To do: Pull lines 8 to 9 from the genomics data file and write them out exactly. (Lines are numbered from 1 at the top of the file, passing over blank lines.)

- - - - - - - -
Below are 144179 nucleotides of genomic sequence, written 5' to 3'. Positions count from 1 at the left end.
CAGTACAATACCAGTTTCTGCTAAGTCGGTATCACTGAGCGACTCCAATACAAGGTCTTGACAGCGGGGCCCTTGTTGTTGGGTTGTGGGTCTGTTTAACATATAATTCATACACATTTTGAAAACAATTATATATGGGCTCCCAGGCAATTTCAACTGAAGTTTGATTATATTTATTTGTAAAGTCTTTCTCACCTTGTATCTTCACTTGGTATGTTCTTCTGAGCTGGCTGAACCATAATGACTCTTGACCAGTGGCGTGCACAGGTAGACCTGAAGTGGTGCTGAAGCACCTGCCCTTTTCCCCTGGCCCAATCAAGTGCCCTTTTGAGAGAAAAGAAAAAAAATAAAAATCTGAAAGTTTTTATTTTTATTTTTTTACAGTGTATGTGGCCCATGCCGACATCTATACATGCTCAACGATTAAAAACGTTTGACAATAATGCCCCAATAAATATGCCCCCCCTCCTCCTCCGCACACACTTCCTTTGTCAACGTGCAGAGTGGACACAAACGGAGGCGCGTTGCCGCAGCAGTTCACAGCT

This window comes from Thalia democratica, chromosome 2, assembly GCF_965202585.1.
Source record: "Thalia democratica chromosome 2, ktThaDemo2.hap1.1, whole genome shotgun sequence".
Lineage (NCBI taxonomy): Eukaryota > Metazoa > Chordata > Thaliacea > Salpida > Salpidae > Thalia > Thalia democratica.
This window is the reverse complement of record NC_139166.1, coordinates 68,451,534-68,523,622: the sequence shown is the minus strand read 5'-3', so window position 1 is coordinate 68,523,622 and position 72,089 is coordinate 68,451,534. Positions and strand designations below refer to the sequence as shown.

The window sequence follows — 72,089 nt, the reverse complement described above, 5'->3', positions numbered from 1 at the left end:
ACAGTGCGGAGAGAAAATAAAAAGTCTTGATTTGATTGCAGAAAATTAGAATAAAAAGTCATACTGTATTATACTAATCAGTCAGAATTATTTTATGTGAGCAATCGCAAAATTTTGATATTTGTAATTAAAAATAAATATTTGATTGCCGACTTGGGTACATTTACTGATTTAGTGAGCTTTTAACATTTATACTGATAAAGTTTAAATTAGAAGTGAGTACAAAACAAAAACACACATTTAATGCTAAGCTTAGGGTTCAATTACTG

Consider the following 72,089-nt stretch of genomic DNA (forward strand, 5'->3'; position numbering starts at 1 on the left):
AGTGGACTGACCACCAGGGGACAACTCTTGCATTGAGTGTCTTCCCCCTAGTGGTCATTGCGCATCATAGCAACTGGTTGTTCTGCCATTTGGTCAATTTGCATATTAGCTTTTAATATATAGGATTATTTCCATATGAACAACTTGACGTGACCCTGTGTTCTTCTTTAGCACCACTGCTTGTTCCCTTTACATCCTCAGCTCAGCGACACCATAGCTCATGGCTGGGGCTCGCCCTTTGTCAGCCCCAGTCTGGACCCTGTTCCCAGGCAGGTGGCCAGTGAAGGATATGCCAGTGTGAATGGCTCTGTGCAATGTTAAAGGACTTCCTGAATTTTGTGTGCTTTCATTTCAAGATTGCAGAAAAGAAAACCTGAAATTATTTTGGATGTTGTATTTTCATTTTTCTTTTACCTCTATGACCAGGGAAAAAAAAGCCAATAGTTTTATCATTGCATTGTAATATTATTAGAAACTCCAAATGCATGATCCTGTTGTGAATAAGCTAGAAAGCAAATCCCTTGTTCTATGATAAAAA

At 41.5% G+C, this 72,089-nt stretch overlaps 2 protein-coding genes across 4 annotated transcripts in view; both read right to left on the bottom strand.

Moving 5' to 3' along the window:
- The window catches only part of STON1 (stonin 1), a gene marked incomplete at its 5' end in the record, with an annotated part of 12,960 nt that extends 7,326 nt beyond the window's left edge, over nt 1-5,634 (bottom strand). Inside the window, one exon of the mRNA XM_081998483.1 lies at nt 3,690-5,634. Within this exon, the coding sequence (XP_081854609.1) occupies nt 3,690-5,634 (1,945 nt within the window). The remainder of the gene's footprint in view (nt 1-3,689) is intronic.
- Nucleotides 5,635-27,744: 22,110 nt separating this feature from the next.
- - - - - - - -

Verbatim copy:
ACAGTGCGGAGAGAAAATAAAAAGTCTTGATTTGATTGCAGAAAATTAGAATAAAAAGTCATACTGTATTATACTAATCAGTCAGAATTATTTTATGTGAGCAATCGCAAAATTTTGATATTTGTAATTAAAAATAAATATTTGATTGCCGACTTGGGTACATTTACTGATTTAGTGAGCTTTTAACATTTATACTGATAAAGTTTAAATTAGAAGTGAGTACAAAACAAAAACACACATTTAATGCTAAGCTTAGGGTTCAATTACTG

Consider the following 72,089-nt stretch of genomic DNA (forward strand, 5'->3'; position numbering starts at 1 on the left):